42: The answer to life - and the latest Patch Tuesday number of updates

Microsoft has issued four bulletins covering a total of 42 vulnerabilities, 36 of which are rated critical.

42 vulnerabilities in total this Patch Tuesday...
42 vulnerabilities in total this Patch Tuesday...
You may have missed Microsoft's Patch Tuesday announcement, owing to new smartphone and smart watch launches from a small Cupertino-based start-up, but this does not lessen their importance.

Alongside the raft of updates, Microsoft is advising users to install vendor patches as soon as they are available, as well as running all software with the least privileges required while still maintaining functionality.

According to security researcher Brian Krebs, the latest Patch Tuesday addresses a wide range of vulnerabilities in Windows, Internet Explorer, Lynch and .NET Framework, with 37 of the 42 addressed in an Internet Explorer update.

Krebs says that even he has experienced troubles installing Patch Tuesday packages along with .NET updates, so he advises users to make every effort to update the .NET patch separately.

"To avoid any complications, I would recommend that Windows users install all other available recommended patches except for the .NET bundle; after installing those updates, restart Windows and then install any pending .NET fixes)," he says in his latest security column.

Over at Rapid7, Ross Barrett, the security vendor's senior manager of security engineering, said that the updates represent a relatively light round of Microsoft patching this month.

The sole critical issue this month, he says, is the expected Internet Explorer roll up affecting all supported (and likely some unsupported) versions.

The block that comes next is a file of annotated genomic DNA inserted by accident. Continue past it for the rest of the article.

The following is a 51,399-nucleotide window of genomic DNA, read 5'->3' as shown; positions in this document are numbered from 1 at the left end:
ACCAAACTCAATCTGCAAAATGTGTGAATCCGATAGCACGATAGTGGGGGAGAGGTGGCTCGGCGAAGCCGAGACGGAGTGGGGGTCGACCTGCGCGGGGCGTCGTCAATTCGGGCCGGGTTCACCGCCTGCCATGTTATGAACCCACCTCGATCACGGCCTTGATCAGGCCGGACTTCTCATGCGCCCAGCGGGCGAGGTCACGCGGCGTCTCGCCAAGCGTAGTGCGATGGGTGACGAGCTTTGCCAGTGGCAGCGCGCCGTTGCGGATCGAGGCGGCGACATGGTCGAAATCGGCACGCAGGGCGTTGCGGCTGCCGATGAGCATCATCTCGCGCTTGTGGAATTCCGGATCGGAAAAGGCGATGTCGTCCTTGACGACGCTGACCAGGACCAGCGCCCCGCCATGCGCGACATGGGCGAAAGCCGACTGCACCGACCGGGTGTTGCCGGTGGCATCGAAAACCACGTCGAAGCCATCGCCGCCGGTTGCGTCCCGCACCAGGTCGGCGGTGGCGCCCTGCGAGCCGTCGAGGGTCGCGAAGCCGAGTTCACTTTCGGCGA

"This IE roll up addresses 36 privately disclosed Remote Code Execution issues and one publically disclosed Information Disclosure issue which is under limited attack in the wild. This will be the top patching priority for this month," he said.

Of the three non-critical things this month, Barrett adds that two are denial of service issues affecting Lync and Windows/.NET.

"The other is an elevation of privilege issue affecting Windows 8/8.1 and Server 2012 & 2012 R2.  The Lync advisory also addresses an XSS, which could disclose information of a connecting user. Nothing to ignore, but definitely secondary to the IE issue unless it turns out that some or all of these are under active exploitation," he explained.

Karl Sigler, a threat intelligence manager with Trustwave, meanwhile, said that the September Patch Tuesday rollup for Internet Explorer rounds out a summer of IE vulnerabilities with nearly 150 Critical vulnerabilities patched since June.

Tyler Reguly, Tripwire's manager of security research, had a different take on Patch Tuesday, noting that denial of service appears to be the chef's selection of the day with 50 percent of the bulletins resolving remote denial of service vulnerabilities.

"If you are running ASP.NET or send Lync meeting requests to third parties, then these updates are particularly important for your organisation. In some cases, they may even be considered critical - denial of service is not something to be taken lightly," he explained.
 
Reguly says that, given how few patches enterprises have to install in their Microsoft environments, this might be a good time to do a little IT housekeeping.

"Take the extra cycles that would normally go into testing and applying patches and track down all those old versions of Java on your system. A lot of people are unaware that they exist, so do a little research while these patches install... you might be surprised," he noted.